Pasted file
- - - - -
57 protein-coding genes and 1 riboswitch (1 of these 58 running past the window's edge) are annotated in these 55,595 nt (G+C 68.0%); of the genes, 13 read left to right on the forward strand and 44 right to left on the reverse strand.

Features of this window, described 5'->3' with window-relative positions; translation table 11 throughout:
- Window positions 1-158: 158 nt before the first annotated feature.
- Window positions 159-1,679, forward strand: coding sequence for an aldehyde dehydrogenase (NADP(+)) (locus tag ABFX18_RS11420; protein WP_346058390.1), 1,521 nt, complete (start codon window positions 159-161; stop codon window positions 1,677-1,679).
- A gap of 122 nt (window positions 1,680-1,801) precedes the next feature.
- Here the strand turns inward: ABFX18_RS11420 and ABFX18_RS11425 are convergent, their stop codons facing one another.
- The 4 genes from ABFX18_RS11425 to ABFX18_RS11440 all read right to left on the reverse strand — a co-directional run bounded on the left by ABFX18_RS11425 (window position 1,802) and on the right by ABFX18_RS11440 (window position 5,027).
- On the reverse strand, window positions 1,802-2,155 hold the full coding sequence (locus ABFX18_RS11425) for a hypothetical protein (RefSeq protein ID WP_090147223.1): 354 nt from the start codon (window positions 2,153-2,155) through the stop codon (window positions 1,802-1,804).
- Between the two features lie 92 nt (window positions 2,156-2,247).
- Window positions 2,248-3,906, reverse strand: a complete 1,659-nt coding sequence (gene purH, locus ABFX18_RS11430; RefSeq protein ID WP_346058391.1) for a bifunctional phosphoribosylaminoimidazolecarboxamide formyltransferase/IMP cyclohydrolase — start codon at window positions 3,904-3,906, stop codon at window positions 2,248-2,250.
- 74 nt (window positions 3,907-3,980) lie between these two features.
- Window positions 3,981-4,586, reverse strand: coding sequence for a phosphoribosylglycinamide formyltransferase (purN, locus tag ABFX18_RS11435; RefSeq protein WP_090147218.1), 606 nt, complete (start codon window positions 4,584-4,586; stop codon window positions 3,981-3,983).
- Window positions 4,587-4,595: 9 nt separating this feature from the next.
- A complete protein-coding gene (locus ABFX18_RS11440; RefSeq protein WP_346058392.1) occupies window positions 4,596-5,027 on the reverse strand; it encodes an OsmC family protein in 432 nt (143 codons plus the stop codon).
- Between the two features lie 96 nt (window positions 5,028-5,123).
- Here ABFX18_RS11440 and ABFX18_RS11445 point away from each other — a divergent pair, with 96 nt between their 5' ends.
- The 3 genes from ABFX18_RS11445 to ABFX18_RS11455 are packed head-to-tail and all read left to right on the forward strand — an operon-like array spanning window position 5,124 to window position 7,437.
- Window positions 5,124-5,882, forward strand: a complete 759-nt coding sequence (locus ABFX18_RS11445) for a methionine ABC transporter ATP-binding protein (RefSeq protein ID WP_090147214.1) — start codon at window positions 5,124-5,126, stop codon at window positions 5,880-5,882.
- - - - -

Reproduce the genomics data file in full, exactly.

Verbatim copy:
57 protein-coding genes and 1 riboswitch (1 of these 58 running past the window's edge) are annotated in these 55,595 nt (G+C 68.0%); of the genes, 13 read left to right on the forward strand and 44 right to left on the reverse strand.

Features of this window, described 5'->3' with window-relative positions; translation table 11 throughout:
- Window positions 1-158: 158 nt before the first annotated feature.
- Window positions 159-1,679, forward strand: coding sequence for an aldehyde dehydrogenase (NADP(+)) (locus tag ABFX18_RS11420; protein WP_346058390.1), 1,521 nt, complete (start codon window positions 159-161; stop codon window positions 1,677-1,679).
- A gap of 122 nt (window positions 1,680-1,801) precedes the next feature.
- Here the strand turns inward: ABFX18_RS11420 and ABFX18_RS11425 are convergent, their stop codons facing one another.
- The 4 genes from ABFX18_RS11425 to ABFX18_RS11440 all read right to left on the reverse strand — a co-directional run bounded on the left by ABFX18_RS11425 (window position 1,802) and on the right by ABFX18_RS11440 (window position 5,027).
- On the reverse strand, window positions 1,802-2,155 hold the full coding sequence (locus ABFX18_RS11425) for a hypothetical protein (RefSeq protein ID WP_090147223.1): 354 nt from the start codon (window positions 2,153-2,155) through the stop codon (window positions 1,802-1,804).
- Between the two features lie 92 nt (window positions 2,156-2,247).
- Window positions 2,248-3,906, reverse strand: a complete 1,659-nt coding sequence (gene purH, locus ABFX18_RS11430; RefSeq protein ID WP_346058391.1) for a bifunctional phosphoribosylaminoimidazolecarboxamide formyltransferase/IMP cyclohydrolase — start codon at window positions 3,904-3,906, stop codon at window positions 2,248-2,250.
- 74 nt (window positions 3,907-3,980) lie between these two features.
- Window positions 3,981-4,586, reverse strand: coding sequence for a phosphoribosylglycinamide formyltransferase (purN, locus tag ABFX18_RS11435; RefSeq protein WP_090147218.1), 606 nt, complete (start codon window positions 4,584-4,586; stop codon window positions 3,981-3,983).
- Window positions 4,587-4,595: 9 nt separating this feature from the next.
- A complete protein-coding gene (locus ABFX18_RS11440; RefSeq protein WP_346058392.1) occupies window positions 4,596-5,027 on the reverse strand; it encodes an OsmC family protein in 432 nt (143 codons plus the stop codon).
- Between the two features lie 96 nt (window positions 5,028-5,123).
- Here ABFX18_RS11440 and ABFX18_RS11445 point away from each other — a divergent pair, with 96 nt between their 5' ends.
- The 3 genes from ABFX18_RS11445 to ABFX18_RS11455 are packed head-to-tail and all read left to right on the forward strand — an operon-like array spanning window position 5,124 to window position 7,437.
- Window positions 5,124-5,882, forward strand: a complete 759-nt coding sequence (locus ABFX18_RS11445) for a methionine ABC transporter ATP-binding protein (RefSeq protein ID WP_090147214.1) — start codon at window positions 5,124-5,126, stop codon at window positions 5,880-5,882.